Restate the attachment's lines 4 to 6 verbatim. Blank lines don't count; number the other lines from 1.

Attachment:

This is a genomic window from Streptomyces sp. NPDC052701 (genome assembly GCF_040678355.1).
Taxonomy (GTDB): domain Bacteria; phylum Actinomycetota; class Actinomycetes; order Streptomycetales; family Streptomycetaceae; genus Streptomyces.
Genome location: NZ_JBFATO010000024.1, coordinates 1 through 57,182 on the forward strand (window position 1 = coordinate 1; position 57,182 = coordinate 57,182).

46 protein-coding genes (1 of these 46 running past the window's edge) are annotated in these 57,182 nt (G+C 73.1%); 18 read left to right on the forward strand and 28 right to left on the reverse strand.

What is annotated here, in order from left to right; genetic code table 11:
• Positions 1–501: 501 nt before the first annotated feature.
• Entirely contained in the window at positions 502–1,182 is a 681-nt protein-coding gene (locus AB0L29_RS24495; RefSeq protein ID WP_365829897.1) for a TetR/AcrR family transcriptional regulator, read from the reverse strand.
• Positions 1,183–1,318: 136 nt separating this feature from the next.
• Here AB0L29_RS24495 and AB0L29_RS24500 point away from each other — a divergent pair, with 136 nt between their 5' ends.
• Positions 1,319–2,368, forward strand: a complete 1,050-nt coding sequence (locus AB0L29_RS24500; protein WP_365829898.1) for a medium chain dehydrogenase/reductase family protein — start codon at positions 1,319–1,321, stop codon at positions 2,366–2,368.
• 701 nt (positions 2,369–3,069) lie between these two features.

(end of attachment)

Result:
46 protein-coding genes (1 of these 46 running past the window's edge) are annotated in these 57,182 nt (G+C 73.1%); 18 read left to right on the forward strand and 28 right to left on the reverse strand.

What is annotated here, in order from left to right; genetic code table 11:
• Positions 1–501: 501 nt before the first annotated feature.